Military Tuition Assistance – Montgomery G.I. Bill – Post 9/11 G.I. Bill

Military Tuition Assistance

Military Tuition Assistance

I have heard people complain that the military and military families get a lot of things “for free.” Of course, this is far from true. I am the wife of a junior enlisted Navy sailor. My husband’s take home income is below the National Poverty Average, many of my contemporaries rely on WIC and food stamps just to feed their families, and we must live in government housing in order to ensure that we can afford to put a roof over our heads. Our spouses are serving our country, we’re separated at least a few months every year from one another… is a sacrifice that our spouses and us, as families, do willingly for our country. The members of our military join with promises of benefits, to see the world, to leave their hometowns, adventure, steady income and the promise of funding for their education. But once they have gone through bootcamp, it’s easy to discover that none of the promises recruiters made are without strings attached.

One of the biggest reasons people join the military today is to receive money for a college education. This funding is in the form of Military Tuition Assistance, the Montgomery G.I. Bill and the Post 9/11 G.I. Bill. The Military Tuition Assistance promises to pay 100% of tuition costs. However, the fine print is a little bit more revealing. The Army guarantees only $4,500 a fiscal year and most branches will only pay $250 a credit hour. Most state institutions charge more than $250 a credit hour for their tuition, leaving the service member either having to use Federally Insured Financial Aid or having to dig into their G.I. Bill (which would more than likely extend their service contract by at least a few years).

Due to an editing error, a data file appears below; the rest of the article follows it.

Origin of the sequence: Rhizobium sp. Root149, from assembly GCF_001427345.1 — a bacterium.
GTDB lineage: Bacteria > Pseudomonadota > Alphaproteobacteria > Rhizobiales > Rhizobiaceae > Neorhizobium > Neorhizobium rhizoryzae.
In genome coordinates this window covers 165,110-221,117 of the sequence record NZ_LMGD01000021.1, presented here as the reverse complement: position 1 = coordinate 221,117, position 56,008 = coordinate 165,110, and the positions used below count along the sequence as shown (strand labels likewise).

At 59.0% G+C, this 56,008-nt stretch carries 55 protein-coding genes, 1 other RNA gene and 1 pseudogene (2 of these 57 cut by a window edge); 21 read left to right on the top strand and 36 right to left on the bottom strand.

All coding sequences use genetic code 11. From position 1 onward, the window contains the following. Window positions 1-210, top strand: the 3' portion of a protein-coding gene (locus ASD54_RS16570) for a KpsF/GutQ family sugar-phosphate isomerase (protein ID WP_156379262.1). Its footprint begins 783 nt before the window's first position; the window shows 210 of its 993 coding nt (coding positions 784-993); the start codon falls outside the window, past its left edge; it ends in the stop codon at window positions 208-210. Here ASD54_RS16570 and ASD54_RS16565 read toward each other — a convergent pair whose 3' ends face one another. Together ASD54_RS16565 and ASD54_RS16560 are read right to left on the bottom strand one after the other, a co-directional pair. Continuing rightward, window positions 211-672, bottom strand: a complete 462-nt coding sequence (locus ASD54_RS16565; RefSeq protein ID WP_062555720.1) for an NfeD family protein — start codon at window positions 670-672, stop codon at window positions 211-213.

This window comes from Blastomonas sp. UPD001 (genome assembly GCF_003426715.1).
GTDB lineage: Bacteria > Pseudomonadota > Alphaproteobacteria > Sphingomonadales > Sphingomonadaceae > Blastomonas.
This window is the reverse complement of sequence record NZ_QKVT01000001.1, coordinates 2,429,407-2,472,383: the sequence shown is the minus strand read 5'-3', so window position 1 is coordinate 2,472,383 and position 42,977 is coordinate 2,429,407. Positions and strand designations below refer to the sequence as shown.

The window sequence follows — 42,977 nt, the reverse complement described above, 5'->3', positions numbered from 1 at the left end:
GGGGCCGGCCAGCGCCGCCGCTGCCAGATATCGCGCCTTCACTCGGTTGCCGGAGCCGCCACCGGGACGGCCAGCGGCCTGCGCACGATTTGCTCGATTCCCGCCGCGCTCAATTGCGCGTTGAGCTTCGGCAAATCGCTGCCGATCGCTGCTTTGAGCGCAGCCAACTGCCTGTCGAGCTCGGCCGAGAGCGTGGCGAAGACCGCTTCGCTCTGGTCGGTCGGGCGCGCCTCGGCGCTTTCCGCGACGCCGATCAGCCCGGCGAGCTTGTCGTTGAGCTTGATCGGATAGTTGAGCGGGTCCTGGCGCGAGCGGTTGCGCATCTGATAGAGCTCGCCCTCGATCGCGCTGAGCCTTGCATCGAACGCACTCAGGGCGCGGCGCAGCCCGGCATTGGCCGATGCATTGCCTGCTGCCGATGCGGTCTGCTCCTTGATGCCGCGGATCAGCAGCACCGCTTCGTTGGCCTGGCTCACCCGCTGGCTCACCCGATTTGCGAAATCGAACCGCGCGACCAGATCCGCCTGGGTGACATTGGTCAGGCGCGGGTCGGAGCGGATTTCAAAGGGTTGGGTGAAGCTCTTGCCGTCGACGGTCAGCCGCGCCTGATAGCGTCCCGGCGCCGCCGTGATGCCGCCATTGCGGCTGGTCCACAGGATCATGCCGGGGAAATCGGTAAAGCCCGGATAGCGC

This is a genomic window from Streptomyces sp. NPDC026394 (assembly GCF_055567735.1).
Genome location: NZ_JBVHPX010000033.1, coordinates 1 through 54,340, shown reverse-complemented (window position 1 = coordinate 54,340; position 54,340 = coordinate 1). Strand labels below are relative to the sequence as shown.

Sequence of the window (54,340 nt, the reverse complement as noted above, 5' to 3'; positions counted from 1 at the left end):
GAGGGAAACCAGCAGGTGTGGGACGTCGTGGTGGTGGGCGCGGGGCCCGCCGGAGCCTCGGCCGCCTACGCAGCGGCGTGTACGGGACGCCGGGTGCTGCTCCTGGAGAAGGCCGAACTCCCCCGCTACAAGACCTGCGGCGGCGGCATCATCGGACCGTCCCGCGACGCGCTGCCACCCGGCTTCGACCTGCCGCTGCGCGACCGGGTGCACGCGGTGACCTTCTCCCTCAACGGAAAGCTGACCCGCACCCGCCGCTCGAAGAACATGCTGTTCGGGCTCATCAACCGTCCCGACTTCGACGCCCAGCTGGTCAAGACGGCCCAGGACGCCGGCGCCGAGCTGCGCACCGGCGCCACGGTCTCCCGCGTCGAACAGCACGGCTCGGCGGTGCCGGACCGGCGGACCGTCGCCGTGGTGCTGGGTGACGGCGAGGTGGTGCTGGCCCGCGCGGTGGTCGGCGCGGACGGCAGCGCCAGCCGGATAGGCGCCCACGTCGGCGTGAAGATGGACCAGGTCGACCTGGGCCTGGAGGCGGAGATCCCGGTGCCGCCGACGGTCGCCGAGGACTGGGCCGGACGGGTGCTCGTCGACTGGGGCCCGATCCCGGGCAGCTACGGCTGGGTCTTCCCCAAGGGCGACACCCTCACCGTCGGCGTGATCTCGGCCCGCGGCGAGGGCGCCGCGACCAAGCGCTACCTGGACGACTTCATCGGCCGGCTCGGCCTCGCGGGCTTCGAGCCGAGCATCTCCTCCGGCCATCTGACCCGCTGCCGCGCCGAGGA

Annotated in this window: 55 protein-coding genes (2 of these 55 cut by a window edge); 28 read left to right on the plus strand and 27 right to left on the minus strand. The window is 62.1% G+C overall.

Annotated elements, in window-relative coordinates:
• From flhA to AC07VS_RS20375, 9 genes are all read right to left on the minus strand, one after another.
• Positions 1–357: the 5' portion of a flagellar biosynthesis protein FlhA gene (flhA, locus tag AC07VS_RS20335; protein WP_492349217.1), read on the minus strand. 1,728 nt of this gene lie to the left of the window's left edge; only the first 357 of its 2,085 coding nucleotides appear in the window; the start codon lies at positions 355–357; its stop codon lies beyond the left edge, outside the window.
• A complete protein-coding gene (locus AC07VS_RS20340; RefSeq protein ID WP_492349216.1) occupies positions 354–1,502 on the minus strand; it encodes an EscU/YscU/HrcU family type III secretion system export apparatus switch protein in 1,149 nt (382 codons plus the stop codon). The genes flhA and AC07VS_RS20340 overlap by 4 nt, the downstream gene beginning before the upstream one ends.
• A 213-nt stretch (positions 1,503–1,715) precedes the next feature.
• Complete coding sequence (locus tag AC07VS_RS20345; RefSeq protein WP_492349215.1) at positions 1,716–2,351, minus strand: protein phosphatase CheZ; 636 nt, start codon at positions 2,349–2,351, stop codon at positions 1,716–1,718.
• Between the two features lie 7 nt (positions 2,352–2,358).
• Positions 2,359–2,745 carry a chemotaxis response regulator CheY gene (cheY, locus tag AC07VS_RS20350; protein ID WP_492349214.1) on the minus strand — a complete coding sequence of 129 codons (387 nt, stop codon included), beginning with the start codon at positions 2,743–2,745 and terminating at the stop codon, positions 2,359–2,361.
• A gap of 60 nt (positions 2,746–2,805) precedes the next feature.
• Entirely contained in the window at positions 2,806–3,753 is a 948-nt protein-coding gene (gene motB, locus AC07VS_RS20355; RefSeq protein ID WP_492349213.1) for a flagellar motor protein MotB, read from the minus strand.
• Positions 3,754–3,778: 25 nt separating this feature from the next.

If a member of the active duty military were to go on to the numerous scholarship search engines, their particular branch’s educational website or do a general Google search, they will quickly discover that simply being active duty does not justify scholarships. They have to be a member of a particular group within the branch (e.g. Seabees in the Navy) or they have to have been injured in the War. My children, even I, could receive more scholarship opportunities than my husband.

There should be a federal grant or private scholarship funds for our active duty military to supplement the cost of tuition. Cost of living is enough as it is and our military members should be awarded the opportunities they were promised by their recruiter or the military should stick to their promise of paying 100% tuition. In the civilian world, this would be considered false advertisement. But to the military? Well, apparently, it’s okay to do this to members of our military, who serve to protect our freedoms, perform their duties without question (or the ability to do so), are separated from their loved ones for such long periods and endure more strain and stress than most civilians could understand.